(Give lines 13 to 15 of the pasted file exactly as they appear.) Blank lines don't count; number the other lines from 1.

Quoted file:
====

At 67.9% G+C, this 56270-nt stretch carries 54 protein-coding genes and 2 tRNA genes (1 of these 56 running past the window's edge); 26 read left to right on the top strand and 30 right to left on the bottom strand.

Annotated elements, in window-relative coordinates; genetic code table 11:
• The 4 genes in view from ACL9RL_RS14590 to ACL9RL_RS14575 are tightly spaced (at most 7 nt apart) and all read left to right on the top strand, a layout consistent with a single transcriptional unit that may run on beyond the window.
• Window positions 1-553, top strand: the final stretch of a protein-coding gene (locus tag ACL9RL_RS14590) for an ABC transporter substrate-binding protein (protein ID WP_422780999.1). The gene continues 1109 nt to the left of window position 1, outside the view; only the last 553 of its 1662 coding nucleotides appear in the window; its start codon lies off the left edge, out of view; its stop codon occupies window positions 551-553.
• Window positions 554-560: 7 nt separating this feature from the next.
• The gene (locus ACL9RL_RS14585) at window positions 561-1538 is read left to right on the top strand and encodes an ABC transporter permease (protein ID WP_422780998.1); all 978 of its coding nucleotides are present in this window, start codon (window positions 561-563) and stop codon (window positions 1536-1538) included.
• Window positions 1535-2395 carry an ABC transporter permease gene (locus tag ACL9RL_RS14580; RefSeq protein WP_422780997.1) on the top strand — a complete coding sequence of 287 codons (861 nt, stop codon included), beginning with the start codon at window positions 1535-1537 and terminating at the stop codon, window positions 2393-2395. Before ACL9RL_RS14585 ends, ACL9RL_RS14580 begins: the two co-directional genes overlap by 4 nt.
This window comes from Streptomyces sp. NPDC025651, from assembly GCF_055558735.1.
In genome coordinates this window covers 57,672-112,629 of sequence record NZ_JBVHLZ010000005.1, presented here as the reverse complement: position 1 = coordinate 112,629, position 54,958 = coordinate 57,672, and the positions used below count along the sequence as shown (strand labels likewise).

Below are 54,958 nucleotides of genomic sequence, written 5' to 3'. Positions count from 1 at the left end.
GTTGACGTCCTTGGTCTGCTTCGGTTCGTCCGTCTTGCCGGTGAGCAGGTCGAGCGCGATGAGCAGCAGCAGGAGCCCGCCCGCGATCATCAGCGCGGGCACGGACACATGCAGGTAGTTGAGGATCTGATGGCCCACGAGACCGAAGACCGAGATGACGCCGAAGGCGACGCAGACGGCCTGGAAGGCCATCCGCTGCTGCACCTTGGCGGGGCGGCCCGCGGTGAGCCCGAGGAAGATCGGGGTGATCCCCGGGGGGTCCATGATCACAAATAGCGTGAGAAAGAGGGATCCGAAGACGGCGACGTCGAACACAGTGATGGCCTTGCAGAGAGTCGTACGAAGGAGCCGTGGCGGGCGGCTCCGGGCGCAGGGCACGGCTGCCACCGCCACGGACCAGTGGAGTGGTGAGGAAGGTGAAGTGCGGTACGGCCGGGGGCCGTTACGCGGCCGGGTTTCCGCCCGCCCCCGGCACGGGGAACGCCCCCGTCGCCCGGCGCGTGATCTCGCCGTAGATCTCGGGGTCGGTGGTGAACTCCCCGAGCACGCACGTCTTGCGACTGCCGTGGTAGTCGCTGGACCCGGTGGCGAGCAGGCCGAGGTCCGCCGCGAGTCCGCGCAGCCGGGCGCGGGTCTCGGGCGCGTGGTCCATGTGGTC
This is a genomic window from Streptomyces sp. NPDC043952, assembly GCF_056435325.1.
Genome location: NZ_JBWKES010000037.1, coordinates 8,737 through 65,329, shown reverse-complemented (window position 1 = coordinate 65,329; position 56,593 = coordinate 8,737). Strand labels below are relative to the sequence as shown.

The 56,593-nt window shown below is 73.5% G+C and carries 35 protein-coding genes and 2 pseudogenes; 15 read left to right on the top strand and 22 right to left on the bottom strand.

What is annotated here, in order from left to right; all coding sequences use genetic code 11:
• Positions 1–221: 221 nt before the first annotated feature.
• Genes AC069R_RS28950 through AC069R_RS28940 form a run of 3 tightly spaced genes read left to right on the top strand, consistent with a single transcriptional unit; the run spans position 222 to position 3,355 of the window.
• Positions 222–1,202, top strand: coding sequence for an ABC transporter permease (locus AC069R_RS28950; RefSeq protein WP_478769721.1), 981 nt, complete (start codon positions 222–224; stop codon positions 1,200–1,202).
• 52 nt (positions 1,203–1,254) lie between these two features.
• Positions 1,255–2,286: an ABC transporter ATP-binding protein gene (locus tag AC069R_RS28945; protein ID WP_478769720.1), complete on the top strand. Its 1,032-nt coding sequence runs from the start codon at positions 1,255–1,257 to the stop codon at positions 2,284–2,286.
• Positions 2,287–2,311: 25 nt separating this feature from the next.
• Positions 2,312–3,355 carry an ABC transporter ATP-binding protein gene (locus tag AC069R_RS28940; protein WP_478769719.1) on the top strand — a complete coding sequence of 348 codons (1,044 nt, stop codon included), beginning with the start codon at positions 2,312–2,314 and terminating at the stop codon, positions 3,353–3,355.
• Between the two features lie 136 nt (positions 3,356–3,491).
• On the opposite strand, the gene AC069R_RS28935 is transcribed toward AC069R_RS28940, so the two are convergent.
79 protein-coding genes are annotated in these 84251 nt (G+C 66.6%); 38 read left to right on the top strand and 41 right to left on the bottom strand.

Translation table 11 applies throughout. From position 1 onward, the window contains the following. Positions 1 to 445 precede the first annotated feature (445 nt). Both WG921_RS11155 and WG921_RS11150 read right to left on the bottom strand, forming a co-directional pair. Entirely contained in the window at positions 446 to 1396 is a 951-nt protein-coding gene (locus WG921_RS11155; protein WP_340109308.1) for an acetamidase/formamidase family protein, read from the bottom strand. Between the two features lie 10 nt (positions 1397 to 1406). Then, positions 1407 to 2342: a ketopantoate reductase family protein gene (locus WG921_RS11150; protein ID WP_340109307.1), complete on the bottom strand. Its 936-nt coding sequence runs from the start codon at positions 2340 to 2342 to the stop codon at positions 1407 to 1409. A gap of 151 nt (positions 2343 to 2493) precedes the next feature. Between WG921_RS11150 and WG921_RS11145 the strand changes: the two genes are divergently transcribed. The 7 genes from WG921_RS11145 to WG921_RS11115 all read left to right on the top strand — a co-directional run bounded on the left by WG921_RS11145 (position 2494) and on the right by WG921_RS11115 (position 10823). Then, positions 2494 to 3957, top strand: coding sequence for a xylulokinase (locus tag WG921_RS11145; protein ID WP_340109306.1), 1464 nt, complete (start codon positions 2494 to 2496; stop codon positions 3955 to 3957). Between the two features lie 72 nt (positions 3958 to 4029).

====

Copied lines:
Genome location: NZ_JBWKES010000037.1, coordinates 8,737 through 65,329, shown reverse-complemented (window position 1 = coordinate 65,329; position 56,593 = coordinate 8,737). Strand labels below are relative to the sequence as shown.

The 56,593-nt window shown below is 73.5% G+C and carries 35 protein-coding genes and 2 pseudogenes; 15 read left to right on the top strand and 22 right to left on the bottom strand.

What is annotated here, in order from left to right; all coding sequences use genetic code 11: